A study abstract provided by Biology of Mood & Anxiety Disorders examines a study that suggests optimizing sleep quality following trauma may allow sleep itself to be recruited in the treatment of trauma and stress disorders.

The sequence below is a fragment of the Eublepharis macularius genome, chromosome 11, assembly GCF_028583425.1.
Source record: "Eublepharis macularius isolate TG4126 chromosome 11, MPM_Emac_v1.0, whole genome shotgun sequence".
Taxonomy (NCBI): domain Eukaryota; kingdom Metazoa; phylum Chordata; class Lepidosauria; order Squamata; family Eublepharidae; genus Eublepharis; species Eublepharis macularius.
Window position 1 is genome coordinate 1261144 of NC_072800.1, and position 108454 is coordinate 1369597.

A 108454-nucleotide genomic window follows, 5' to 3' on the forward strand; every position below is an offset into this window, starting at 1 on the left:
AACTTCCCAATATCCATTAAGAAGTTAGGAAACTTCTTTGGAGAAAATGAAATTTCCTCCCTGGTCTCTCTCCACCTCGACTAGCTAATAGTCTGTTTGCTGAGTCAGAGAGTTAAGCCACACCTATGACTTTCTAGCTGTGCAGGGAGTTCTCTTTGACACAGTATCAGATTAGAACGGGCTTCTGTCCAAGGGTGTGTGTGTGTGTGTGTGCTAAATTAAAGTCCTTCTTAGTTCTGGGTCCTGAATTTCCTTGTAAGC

Post-traumatic stress disorder (PTSD) is accompanied by disturbed sleep and an impaired ability to learn and remember extinction of conditioned fear. Following a traumatic event, the full spectrum of PTSD symptoms typically requires several months to develop. During this time, sleep disturbances such as insomnia, nightmares, and fragmented rapid eye movement sleep predict later development of PTSD symptoms. Only a minority of individuals exposed to trauma go on to develop PTSD. We hypothesize that sleep disturbance resulting from an acute trauma, or predating the traumatic experience, may contribute to the etiology of PTSD.

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